BBC Worldwide is taking a gamble by asking its viewers to take a gamble. The broadcasting giant's commercial subsidiary is to add pay for gaming to its repartee.
The foray will begin with a premium The Weakest Link game, which will be advertised to viewers at the end of Anne Robinson's popular (although incredibly tedious by now, right?) gameshow.
BBC Worldwide hopes that this move will open up a new wave of revenue streams for the subsidiary, which has targets of making a £200 million profit by 2012.
The Weakest Link game will cost from a pound to play and the BBC is in partnership with Amuso.com for the venture.
"BBC Worldwide is always keen to extend a brand beyond the traditional use, and social gaming is one of great interest to us", said Robert Nashak, executive vice president of digital entertainment at BBC Worldwide.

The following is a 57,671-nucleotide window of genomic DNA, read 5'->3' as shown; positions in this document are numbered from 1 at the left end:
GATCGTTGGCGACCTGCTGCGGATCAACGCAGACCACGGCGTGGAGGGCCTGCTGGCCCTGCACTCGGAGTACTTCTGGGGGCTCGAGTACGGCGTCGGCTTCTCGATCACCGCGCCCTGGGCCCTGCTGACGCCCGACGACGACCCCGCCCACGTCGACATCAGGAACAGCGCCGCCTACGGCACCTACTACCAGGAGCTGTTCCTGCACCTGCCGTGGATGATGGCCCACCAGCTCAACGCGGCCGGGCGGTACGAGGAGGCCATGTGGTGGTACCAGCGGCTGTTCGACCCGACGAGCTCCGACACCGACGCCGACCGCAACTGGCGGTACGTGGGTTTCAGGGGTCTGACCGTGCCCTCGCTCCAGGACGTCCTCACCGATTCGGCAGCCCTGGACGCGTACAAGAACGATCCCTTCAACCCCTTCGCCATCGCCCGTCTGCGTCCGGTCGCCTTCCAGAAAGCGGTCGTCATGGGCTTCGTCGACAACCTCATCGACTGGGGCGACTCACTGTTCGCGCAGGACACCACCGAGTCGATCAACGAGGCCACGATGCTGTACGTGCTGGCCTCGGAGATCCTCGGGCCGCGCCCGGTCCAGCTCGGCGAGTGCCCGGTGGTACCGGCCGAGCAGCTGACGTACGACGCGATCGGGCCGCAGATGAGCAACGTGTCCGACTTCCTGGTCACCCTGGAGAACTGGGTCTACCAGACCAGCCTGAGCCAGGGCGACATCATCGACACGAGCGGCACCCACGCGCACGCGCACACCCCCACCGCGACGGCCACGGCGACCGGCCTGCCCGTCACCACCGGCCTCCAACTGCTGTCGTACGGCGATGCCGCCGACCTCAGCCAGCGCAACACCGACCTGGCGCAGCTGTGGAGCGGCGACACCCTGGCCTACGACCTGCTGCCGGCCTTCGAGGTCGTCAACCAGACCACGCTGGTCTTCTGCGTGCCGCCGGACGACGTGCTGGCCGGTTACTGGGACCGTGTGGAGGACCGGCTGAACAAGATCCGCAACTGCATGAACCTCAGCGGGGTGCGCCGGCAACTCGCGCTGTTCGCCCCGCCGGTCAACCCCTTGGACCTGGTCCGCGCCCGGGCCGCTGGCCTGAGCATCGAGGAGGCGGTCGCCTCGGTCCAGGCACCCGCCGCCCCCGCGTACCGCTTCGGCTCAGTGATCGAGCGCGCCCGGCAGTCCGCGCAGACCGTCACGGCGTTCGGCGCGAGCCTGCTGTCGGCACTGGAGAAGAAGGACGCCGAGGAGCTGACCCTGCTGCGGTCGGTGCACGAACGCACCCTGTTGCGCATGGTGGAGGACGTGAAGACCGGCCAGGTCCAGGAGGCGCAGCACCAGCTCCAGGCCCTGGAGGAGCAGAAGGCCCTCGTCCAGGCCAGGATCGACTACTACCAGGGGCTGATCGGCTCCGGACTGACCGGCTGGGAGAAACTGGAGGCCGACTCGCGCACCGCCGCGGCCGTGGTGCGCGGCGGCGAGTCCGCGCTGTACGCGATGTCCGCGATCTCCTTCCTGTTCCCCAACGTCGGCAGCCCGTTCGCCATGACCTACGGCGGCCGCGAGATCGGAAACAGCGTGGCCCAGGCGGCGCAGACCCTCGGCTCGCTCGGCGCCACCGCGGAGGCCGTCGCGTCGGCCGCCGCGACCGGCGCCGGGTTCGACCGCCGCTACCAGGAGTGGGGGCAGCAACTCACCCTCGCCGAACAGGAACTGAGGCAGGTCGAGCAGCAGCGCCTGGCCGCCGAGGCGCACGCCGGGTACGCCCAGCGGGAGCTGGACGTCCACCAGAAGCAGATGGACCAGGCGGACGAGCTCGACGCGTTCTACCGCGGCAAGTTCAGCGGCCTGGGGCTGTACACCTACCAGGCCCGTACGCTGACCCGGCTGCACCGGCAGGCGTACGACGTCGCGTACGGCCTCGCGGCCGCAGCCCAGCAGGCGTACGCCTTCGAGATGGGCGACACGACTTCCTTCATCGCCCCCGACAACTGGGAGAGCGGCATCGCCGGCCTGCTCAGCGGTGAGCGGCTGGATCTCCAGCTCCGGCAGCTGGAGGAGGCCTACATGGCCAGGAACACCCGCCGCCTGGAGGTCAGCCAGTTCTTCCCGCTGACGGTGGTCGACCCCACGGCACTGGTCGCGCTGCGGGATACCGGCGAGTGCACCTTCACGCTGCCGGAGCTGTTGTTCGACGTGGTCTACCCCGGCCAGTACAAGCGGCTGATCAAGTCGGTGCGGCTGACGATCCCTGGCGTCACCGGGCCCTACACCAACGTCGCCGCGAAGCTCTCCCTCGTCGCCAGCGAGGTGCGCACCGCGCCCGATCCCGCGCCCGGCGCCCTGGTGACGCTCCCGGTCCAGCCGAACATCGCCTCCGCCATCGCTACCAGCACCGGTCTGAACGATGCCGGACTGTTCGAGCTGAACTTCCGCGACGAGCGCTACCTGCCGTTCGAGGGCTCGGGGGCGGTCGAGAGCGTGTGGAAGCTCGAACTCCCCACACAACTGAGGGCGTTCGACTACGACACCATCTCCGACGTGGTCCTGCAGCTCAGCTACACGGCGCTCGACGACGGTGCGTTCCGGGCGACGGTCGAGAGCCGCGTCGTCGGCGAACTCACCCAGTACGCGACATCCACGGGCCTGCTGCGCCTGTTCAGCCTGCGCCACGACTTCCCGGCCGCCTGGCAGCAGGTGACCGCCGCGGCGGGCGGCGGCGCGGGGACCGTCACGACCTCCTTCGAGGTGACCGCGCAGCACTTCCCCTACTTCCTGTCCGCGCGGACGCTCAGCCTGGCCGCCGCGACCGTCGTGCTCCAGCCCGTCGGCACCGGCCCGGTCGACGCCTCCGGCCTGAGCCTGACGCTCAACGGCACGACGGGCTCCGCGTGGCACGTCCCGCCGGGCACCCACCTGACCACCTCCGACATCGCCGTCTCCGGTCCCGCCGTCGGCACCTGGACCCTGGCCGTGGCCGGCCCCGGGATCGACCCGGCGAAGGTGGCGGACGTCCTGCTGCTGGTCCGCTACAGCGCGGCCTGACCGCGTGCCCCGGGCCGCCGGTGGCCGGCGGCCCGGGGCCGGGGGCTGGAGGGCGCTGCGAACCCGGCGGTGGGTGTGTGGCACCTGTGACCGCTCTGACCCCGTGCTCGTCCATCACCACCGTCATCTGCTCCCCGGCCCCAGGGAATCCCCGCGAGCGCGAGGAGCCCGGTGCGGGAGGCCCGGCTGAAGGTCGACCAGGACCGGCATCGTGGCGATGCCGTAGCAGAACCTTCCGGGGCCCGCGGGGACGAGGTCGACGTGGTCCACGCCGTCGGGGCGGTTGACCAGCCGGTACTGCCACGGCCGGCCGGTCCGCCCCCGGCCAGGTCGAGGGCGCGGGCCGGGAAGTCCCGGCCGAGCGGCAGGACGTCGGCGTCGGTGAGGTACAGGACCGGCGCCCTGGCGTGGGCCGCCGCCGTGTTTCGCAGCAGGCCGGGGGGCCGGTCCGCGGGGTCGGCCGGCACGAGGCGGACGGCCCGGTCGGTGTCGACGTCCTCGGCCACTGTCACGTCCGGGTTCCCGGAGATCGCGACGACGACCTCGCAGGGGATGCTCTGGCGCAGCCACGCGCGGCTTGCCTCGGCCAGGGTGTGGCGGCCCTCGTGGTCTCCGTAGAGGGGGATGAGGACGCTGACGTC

If you're worried that your under-age kids will be tempted to play the game after seeing the advert then fear not, players will have to undergo a strict entry procedure before they are allowed to participate. This involves entering a date of birth upon signup. We wonder how young whipper-snappers will crack that enigma style system.
BBC Worldwide is stating that the birth date details will be checked against the 192 verification service though, and that anyone wanting to deposit £50 or more will need to prove their identity by scanning a passport or driver's licence.
What do you reckon? Is it right for the BBC to go down this road? Let us know using the comments below.